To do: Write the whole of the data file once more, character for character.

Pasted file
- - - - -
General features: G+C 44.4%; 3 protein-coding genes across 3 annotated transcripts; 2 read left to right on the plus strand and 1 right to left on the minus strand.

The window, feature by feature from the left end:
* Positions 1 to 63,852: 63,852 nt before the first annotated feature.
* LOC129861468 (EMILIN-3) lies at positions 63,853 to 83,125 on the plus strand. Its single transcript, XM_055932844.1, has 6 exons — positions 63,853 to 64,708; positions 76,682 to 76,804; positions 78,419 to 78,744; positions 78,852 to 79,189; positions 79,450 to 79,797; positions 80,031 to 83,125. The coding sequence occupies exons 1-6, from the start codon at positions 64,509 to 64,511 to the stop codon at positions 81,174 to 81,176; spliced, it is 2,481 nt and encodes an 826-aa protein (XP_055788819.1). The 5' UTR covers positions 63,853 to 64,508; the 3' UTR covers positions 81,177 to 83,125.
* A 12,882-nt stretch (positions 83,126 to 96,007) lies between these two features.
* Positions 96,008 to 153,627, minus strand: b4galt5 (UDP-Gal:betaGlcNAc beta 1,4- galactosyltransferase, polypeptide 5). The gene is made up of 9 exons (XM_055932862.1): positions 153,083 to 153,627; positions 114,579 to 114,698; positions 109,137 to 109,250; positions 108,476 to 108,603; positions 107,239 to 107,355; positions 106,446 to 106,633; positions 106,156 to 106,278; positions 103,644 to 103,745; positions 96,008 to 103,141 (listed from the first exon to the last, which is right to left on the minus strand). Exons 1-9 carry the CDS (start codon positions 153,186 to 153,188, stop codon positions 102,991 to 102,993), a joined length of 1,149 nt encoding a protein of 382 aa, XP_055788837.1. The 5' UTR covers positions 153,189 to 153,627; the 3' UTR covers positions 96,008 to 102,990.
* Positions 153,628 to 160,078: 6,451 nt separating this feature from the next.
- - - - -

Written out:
General features: G+C 44.4%; 3 protein-coding genes across 3 annotated transcripts; 2 read left to right on the plus strand and 1 right to left on the minus strand.

The window, feature by feature from the left end:
* Positions 1 to 63,852: 63,852 nt before the first annotated feature.
* LOC129861468 (EMILIN-3) lies at positions 63,853 to 83,125 on the plus strand. Its single transcript, XM_055932844.1, has 6 exons — positions 63,853 to 64,708; positions 76,682 to 76,804; positions 78,419 to 78,744; positions 78,852 to 79,189; positions 79,450 to 79,797; positions 80,031 to 83,125. The coding sequence occupies exons 1-6, from the start codon at positions 64,509 to 64,511 to the stop codon at positions 81,174 to 81,176; spliced, it is 2,481 nt and encodes an 826-aa protein (XP_055788819.1). The 5' UTR covers positions 63,853 to 64,508; the 3' UTR covers positions 81,177 to 83,125.
* A 12,882-nt stretch (positions 83,126 to 96,007) lies between these two features.
* Positions 96,008 to 153,627, minus strand: b4galt5 (UDP-Gal:betaGlcNAc beta 1,4- galactosyltransferase, polypeptide 5). The gene is made up of 9 exons (XM_055932862.1): positions 153,083 to 153,627; positions 114,579 to 114,698; positions 109,137 to 109,250; positions 108,476 to 108,603; positions 107,239 to 107,355; positions 106,446 to 106,633; positions 106,156 to 106,278; positions 103,644 to 103,745; positions 96,008 to 103,141 (listed from the first exon to the last, which is right to left on the minus strand). Exons 1-9 carry the CDS (start codon positions 153,186 to 153,188, stop codon positions 102,991 to 102,993), a joined length of 1,149 nt encoding a protein of 382 aa, XP_055788837.1. The 5' UTR covers positions 153,189 to 153,627; the 3' UTR covers positions 96,008 to 102,990.
* Positions 153,628 to 160,078: 6,451 nt separating this feature from the next.